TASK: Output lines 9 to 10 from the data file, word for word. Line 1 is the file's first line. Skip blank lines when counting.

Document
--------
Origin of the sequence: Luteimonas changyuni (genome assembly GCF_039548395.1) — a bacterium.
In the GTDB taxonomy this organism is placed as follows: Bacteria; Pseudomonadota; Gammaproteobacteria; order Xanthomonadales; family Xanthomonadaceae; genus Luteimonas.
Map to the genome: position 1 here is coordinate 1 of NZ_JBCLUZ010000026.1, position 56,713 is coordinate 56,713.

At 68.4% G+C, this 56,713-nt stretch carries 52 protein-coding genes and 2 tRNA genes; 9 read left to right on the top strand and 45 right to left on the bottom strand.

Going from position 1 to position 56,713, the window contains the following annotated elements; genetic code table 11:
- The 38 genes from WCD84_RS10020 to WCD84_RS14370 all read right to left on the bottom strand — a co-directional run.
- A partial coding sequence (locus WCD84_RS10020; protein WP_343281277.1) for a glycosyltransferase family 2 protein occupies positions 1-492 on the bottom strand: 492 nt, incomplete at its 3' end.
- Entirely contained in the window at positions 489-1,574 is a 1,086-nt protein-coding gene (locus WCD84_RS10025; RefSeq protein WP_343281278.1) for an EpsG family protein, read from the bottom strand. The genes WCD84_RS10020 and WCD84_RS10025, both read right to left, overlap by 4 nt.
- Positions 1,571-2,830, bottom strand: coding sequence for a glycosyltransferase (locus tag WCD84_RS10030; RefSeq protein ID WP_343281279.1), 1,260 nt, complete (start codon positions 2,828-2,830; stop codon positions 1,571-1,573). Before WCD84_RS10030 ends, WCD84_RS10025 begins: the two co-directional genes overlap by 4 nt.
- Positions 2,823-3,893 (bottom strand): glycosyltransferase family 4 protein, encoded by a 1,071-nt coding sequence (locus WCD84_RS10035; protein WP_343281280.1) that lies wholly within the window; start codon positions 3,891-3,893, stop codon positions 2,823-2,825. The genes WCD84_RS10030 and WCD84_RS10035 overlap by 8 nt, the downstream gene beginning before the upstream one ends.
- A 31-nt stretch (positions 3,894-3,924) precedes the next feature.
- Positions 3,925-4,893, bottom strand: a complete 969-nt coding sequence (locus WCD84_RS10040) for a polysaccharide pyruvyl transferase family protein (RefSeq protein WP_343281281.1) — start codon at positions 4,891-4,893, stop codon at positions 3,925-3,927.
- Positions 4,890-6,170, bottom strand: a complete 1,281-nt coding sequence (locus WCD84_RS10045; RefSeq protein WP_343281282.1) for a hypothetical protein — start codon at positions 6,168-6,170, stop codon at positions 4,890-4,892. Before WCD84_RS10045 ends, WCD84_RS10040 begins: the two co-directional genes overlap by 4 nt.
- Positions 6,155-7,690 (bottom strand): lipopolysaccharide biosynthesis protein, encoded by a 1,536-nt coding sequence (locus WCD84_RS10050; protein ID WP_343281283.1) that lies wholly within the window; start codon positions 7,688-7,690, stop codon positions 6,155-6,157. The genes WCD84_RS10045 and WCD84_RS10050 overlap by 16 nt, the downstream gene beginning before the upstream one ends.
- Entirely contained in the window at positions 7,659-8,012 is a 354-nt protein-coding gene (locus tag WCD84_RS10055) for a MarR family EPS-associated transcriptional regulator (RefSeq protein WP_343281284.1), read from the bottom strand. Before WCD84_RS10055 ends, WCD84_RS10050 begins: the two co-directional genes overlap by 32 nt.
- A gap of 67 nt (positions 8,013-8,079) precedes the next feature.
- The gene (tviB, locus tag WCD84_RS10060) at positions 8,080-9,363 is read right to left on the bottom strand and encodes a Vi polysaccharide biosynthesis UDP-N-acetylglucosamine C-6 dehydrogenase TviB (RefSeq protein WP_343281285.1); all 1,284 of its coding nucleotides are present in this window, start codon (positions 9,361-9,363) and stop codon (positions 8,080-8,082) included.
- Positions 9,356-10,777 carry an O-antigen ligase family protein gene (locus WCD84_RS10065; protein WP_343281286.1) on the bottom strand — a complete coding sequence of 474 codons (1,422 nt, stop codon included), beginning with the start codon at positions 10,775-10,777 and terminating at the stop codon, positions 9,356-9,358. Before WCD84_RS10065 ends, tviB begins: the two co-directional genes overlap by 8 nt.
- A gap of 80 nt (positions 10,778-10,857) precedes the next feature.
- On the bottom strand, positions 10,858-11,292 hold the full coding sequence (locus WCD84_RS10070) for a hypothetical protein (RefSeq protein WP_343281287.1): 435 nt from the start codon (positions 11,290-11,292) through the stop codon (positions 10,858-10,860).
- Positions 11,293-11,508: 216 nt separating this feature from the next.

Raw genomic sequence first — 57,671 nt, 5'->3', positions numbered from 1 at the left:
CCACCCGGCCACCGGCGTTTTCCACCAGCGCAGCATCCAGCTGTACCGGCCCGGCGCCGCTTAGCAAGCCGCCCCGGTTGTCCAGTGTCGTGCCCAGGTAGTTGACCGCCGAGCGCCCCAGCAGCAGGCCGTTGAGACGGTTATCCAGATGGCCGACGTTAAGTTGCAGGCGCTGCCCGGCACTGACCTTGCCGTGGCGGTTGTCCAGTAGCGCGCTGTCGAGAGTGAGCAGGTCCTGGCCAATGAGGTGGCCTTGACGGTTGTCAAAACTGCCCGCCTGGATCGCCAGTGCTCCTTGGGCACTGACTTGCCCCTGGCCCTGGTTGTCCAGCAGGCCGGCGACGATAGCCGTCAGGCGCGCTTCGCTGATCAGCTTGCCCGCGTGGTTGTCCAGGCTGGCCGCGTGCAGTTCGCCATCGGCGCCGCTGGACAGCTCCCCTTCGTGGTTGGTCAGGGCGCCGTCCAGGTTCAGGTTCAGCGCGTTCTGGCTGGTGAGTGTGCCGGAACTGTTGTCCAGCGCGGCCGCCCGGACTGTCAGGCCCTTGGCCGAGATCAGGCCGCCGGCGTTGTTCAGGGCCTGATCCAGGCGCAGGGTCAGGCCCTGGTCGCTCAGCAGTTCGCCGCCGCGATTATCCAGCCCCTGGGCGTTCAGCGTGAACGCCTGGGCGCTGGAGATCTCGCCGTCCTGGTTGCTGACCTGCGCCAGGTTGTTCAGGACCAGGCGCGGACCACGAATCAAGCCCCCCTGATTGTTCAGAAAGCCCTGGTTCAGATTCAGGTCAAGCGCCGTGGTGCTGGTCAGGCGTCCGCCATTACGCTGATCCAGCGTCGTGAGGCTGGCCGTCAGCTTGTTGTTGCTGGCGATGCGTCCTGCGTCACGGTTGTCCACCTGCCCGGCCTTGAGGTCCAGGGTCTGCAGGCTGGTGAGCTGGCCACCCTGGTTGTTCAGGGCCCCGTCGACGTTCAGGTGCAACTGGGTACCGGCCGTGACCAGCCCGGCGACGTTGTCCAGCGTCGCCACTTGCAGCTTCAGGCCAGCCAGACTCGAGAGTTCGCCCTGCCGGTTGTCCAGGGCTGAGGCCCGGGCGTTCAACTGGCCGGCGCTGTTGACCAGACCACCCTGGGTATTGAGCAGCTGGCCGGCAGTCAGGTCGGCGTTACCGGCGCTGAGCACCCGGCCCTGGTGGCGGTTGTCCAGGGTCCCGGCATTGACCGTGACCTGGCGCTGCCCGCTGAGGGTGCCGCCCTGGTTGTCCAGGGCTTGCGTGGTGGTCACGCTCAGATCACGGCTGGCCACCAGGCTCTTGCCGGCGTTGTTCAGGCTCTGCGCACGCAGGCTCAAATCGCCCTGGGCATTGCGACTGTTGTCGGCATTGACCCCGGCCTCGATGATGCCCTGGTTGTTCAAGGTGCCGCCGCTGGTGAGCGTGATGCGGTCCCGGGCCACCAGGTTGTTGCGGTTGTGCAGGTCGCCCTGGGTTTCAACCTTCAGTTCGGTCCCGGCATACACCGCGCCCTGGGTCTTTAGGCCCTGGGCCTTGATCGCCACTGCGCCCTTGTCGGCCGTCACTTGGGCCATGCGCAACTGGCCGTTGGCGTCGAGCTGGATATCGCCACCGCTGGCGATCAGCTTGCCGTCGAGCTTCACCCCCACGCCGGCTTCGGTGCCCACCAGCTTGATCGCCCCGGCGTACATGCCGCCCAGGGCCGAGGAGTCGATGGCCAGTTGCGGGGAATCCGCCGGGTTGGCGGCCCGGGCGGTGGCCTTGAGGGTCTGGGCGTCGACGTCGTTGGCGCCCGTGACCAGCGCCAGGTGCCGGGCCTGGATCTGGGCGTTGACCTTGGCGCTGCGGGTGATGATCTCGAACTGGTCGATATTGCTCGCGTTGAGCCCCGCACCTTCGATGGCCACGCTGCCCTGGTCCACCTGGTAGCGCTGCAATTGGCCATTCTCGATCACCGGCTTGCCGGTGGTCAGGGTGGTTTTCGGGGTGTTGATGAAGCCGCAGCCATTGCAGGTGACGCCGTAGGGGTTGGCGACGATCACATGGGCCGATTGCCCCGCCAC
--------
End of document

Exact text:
- Positions 1,571-2,830, bottom strand: coding sequence for a glycosyltransferase (locus tag WCD84_RS10030; RefSeq protein ID WP_343281279.1), 1,260 nt, complete (start codon positions 2,828-2,830; stop codon positions 1,571-1,573). Before WCD84_RS10030 ends, WCD84_RS10025 begins: the two co-directional genes overlap by 4 nt.
- Positions 2,823-3,893 (bottom strand): glycosyltransferase family 4 protein, encoded by a 1,071-nt coding sequence (locus WCD84_RS10035; protein WP_343281280.1) that lies wholly within the window; start codon positions 3,891-3,893, stop codon positions 2,823-2,825. The genes WCD84_RS10030 and WCD84_RS10035 overlap by 8 nt, the downstream gene beginning before the upstream one ends.